Last week the Pentagon announced it would be sending the supercarrier USS Nimitz back home after its long, ten-month deployment to the U.S. Central Command region near Iran. The move to send the strike force home was reportedly a “de-escalatory signal” intended to avoid an accidental crisis with Iran prior to the January 20 inauguration.
In recent days and weeks, the U.S. has openly deployed strategic assets, including, as I noted, massive cruise missile submarines and B-52 bombers, to the region as a message to the Iranian terror leaders amidst intelligence of potentially imminent attacks from Iran.
These shows of force were intended to ensure the regime understood the repercussions of any retaliatory attacks against U.S. targets on the one-year anniversary of the U.S. drone strike on Iranian Quds Force commander, Qasem Soleimani.
Tensions are extremely high. As I reported, Israel is also openly deploying a submarine to the area to warn Iran of retaliating for its alleged involvement in the recent targeted killing of Iran’s nuclear weapons research chief.
It was therefore surprising that the Pentagon appeared to suddenly send a conflicting signal when it announced Nimitz would be going home. According to The New York Times, that decision was made over the objections of top military advisers.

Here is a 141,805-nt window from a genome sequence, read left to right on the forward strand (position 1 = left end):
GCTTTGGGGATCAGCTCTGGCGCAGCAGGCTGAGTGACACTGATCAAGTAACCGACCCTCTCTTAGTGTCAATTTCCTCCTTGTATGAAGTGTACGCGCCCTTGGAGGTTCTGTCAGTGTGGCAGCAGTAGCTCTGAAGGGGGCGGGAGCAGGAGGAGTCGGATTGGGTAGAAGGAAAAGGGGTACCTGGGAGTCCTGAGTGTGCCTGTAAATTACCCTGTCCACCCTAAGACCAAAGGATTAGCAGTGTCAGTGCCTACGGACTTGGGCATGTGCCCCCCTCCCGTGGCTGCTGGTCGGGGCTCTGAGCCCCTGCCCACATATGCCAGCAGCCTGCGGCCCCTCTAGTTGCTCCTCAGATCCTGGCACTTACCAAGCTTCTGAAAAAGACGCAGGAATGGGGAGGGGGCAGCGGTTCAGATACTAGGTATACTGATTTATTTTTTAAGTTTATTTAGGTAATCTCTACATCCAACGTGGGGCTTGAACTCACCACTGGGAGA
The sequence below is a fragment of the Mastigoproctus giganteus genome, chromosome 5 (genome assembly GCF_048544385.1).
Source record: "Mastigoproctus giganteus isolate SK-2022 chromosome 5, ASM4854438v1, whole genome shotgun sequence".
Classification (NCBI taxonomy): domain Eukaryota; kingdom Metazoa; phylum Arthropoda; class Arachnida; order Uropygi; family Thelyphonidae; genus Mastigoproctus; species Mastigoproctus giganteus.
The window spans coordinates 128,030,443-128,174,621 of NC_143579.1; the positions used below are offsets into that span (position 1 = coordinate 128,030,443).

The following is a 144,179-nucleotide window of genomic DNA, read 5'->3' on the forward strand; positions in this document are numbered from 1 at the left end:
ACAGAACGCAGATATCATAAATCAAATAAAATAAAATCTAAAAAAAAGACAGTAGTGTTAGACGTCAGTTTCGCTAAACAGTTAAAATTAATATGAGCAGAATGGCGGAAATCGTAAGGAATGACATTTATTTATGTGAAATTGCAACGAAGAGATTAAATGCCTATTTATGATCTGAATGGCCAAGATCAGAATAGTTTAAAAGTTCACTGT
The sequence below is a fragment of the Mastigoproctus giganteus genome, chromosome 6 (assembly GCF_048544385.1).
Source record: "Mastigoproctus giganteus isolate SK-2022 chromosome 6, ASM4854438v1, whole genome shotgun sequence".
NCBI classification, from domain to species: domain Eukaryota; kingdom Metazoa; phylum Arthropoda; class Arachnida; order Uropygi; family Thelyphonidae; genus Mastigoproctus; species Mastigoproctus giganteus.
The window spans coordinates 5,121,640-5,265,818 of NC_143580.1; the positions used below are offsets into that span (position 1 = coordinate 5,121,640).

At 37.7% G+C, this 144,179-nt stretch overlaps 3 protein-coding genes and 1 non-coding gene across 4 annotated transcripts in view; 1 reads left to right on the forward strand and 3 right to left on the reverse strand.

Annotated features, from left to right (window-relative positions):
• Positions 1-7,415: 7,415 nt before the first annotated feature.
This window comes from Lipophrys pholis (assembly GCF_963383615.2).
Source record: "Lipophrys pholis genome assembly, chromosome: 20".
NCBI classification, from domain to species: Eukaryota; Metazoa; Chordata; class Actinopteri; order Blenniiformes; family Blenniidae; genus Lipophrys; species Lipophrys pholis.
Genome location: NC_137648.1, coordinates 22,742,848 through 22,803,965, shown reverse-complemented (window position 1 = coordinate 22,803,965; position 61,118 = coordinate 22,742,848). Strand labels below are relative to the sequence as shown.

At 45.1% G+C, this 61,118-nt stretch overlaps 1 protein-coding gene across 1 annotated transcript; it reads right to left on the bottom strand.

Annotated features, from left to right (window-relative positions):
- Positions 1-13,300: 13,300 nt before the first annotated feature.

However, now the Defense Department has announced that order has been reversed due to threats from the Iranian Mullahs against President Trump and other U.S. military leaders made on the January 3 anniversary of the Soleimani strike.
“Do not presume that someone, as the president of America, who appeared as a murderer or ordered a murder, may be immune from justice being carried out. Never,” the head of Iran’s judiciary, Ebrahim Raisi, said at a gathering to commemorate the anniversary, reported the New York Post.
In response, acting Secretary of Defense (SECDEF) Chris Miller said in the statement:
Due to the recent threats issued by Iranian leaders against President Trump and other U.S. government officials, I have ordered the USS Nimitz (CVN-68) to halt its routine redeployment. USS Nimitz will now remain on station in the U.S. Central Command area of operations. No one should doubt the resolve of the United States of America.
Well done, and well said — acting SECDEF Miller. But maybe we should not have pulled the Nimitz in the first place.